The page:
According to The Globe and Mail, Freedom Mobile founder Anthony Lacavera has taken his investment firm Globalive Capital’s $3.75 billion offer to buy the wireless unit back straight to Shaw Communications Inc. after not being taken seriously by Rogers.
Freedom Mobile was established in 2008 by Lacavera as Wind Mobile. He built the wireless upstart into Canada’s fourth-largest carrier, before selling it off to Shaw, who renamed it Freedom Mobile, for $1.6 billion in 2016.
Rogers and Shaw are now looking to sell Freedom in a move to gain regulatory approval for their proposed $26 billion merger from the Competition Bureau and the Ministry of Innovation, Science and Economic Development (ISED) Canada.
Both authorities are yet to sign off on the deal, and the Bureau has officially asked the Competition Tribunal to block it altogether.
Rogers has been in talks with several suitors for Freedom Mobile over the past few months, including rural internet service provider Xplornet Communications Inc., backed by U.S.-based investment firm Stonepeak Partners LP, and the Aquilini family, which owns the Vancouver Canucks.
The two telecom giants even turned to Québecor Media Inc. for a potential deal last month, and have reportedly been in negotiations with the Vidéotron parent since.
Lacavera has expressed interest in buying back Freedom but says he has been stonewalled from negotiations by Rogers. Last month, he called Rogers out for trying to pawn off Freedom in a sale process he said amounts to a “non-competitive sham.”
“Rogers has continued to decline to engage with us despite the strength of the Globalive proposal toward ensuring a more competitive wireless market emerges out of the Shaw acquisition, so we decided to make our offer to Shaw directly,” Lacavera said in a statement.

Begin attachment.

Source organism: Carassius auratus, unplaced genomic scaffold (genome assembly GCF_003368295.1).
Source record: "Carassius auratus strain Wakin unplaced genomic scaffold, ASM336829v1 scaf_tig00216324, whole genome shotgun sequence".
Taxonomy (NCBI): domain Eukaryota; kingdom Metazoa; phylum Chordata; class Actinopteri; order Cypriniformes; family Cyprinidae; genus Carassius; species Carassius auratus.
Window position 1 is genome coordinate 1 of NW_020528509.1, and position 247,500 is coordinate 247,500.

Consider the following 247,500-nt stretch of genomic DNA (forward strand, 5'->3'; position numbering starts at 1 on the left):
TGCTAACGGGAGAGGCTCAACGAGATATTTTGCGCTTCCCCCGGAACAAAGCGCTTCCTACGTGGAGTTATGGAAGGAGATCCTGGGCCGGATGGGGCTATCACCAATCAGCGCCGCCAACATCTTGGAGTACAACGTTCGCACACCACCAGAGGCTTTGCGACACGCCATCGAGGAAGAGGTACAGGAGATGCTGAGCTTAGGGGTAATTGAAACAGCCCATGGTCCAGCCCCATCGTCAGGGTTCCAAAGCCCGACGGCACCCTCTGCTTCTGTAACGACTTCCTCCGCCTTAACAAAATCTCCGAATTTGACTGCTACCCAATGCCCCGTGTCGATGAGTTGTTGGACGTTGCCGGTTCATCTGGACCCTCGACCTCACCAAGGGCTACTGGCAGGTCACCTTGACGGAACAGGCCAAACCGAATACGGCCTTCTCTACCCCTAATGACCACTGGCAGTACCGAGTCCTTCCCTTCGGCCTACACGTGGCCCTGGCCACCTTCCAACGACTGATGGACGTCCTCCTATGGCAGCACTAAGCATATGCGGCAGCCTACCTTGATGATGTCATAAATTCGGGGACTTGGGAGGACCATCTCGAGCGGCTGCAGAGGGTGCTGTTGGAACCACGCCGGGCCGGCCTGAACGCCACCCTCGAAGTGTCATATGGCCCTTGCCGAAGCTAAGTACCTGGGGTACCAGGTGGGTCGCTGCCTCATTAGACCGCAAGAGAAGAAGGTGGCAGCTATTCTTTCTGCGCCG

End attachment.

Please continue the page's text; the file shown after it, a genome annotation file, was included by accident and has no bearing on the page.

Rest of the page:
He added that Globalive “has been standing by to sign the Rogers [confidentiality agreement] for over a month now, without any changes, and Rogers has declined to sign it with us.”
Globalive has also reached a network and spectrum sharing agreement with Telus that would allow Freedom to expand nationally, should Lacavera succeed in acquiring it from Rogers-Shaw.
It doesn’t look like Lacavera has had better luck bringing Shaw to the negotiation table, though. According to sources familiar with the matter, Shaw has not responded to Globalive’s unsolicited offer to buy all of Freedom Mobile’s spectrum licences, network infrastructure, customer contracts, and stores.
A Shaw spokesperson told The Globe and Mail that the company’s agreement with Rogers bars it from responding to such an offer.
“Under the terms of the Arrangement Agreement, Shaw would not be able to enter into or participate in any discussions or negotiations with respect to any proposal of this nature,” Chethan Lakshman said in an email.
The Competition Bureau has said that none of the remedies presented by Rogers-Shaw so far have satisfied its vision for a fourth wireless carrier to preserve competition.
The antitrust watchdog on Monday announced that both Rogers and Shaw have agreed to a preliminary injunction that prevents them from closing their deal until a decision has been made by the Competition Tribunal.